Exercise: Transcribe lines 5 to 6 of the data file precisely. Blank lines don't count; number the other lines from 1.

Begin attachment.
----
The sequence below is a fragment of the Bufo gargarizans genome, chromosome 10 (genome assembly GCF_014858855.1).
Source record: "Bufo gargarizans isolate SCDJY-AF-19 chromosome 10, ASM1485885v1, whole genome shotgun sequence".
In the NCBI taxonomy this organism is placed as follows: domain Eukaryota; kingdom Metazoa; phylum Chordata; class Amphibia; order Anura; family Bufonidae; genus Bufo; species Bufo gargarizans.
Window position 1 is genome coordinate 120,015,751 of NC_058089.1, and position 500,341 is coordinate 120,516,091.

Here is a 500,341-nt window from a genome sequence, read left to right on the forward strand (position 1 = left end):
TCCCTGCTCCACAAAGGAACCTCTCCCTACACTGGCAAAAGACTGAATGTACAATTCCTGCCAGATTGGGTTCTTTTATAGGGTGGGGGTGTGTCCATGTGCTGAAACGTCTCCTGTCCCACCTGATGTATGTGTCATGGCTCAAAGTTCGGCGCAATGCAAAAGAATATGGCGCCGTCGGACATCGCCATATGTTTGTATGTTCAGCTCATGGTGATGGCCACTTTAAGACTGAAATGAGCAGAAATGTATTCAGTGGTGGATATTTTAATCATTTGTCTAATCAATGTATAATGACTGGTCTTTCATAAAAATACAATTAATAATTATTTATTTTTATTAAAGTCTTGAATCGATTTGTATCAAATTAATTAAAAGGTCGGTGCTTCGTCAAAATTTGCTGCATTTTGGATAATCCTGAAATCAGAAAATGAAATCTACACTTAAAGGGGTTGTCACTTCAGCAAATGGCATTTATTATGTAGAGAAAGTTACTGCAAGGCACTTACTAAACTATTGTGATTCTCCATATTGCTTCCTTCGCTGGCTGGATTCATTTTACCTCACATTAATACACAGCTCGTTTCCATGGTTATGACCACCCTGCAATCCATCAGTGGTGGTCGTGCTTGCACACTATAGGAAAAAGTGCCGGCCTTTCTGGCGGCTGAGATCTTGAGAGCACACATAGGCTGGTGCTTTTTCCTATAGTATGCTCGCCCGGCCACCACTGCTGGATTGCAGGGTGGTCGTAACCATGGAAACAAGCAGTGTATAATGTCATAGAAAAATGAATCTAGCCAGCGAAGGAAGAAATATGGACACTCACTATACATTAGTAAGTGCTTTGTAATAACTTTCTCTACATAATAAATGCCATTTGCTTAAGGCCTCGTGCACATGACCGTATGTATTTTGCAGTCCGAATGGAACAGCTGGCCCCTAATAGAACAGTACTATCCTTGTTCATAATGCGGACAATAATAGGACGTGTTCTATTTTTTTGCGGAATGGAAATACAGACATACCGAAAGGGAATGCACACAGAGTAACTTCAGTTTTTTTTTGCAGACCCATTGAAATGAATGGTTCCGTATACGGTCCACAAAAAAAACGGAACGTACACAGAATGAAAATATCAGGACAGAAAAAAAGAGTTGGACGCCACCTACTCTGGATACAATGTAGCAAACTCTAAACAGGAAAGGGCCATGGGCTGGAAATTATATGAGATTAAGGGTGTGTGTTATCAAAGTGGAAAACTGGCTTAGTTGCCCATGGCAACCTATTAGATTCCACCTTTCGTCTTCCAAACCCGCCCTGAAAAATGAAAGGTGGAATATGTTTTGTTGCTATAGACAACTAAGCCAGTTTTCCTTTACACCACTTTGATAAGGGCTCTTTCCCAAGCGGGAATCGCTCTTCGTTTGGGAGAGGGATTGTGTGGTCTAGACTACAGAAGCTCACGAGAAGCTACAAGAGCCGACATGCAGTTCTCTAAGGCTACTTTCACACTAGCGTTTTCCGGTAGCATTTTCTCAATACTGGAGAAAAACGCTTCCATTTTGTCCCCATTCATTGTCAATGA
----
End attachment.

Here is a 500,341-nt window from a genome sequence, read left to right on the forward strand (position 1 = left end):
TCCCTGCTCCACAAAGGAACCTCTCCCTACACTGGCAAAAGACTGAATGTACAATTCCTGCCAGATTGGGTTCTTTTATAGGGTGGGGGTGTGTCCATGTGCTGAAACGTCTCCTGTCCCACCTGATGTATGTGTCATGGCTCAAAGTTCGGCGCAATGCAAAAGAATATGGCGCCGTCGGACATCGCCATATGTTTGTATGTTCAGCTCATGGTGATGGCCACTTTAAGACTGAAATGAGCAGAAATGTATTCAGTGGTGGATATTTTAATCATTTGTCTAATCAATGTATAATGACTGGTCTTTCATAAAAATACAATTAATAATTATTTATTTTTATTAAAGTCTTGAATCGATTTGTATCAAATTAATTAAAAGGTCGGTGCTTCGTCAAAATTTGCTGCATTTTGGATAATCCTGAAATCAGAAAATGAAATCTACACTTAAAGGGGTTGTCACTTCAGCAAATGGCATTTATTATGTAGAGAAAGTTACTGCAAGGCACTTACTAAACTATTGTGATTCTCCATATTGCTTCCTTCGCTGGCTGGATTCATTTTACCTCACATTAATACACAGCTCGTTTCCATGGTTATGACCACCCTGCAATCCATCAGTGGTGGTCGTGCTTGCACACTATAGGAAAAAGTGCCGGCCTTTCTGGCGGCTGAGATCTTGAGAGCACACATAGGCTGGTGCTTTTTCCTATAGTATGCTCGCCCGGCCACCACTGCTGGATTGCAGGGTGGTCGTAACCATGGAAACAAGCAGTGTATAATGTCATAGAAAAATGAATCTAGCCAGCGAAGGAAGAAATATGGACACTCACTATACATTAGTAAGTGCTTTGTAATAACTTTCTCTACATAATAAATGCCATTTGCTTAAGGCCTCGTGCACATGACCGTATGTATTTTGCAGTCCGAATGGAACAGCTGGCCCCTAATAGAACAGTACTATCCTTGTTCATAATGCGGACAATAATAGGACGTGTTCTATTTTTTTGCGGAATGGAAATACAGACATACCGAAAGGGAATGCACACAGAGTAACTTCAGTTTTTTTTTGCAGACCCATTGAAATGAATGGTTCCGTATACGGTCCACAAAAAAAACGGAACGTACACAGAATGAAAATATCAGGACAGAAAAAAAGAGTTGGACGCCACCTACTCTGGATACAATGTAGCAAACTCTAAACAGGAAAGGGCCATGGGCTGGAAATTATATGAGATTAAGGGTGTGTGTTATCAAAGTGGAAAACTGGCTTAGTTGCCCATGGCAACCTATTAGATTCCACCTTTCGTCTTCCAAACCCGCCCTGAAAAATGAAAGGTGGAATATGTTTTGTTGCTATAGACAACTAAGCCAGTTTTCCTTTACACCACTTTGATAAGGGCTCTTTCCCAAGCGGGAATCGCTCTTCGTTTGGGAGAGGGATTGTGTGGTCTAGACTACAGAAGCTCACGAGAAGCTACAAGAGCCGACATGCAGTTCTCTAAGGCTACTTTCACACTAGCGTTTTCCGGTAGCATTTTCTCAATACTGGAGAAAAACGCTTCCATTTTGTCCCCATTCATTGTCAATGA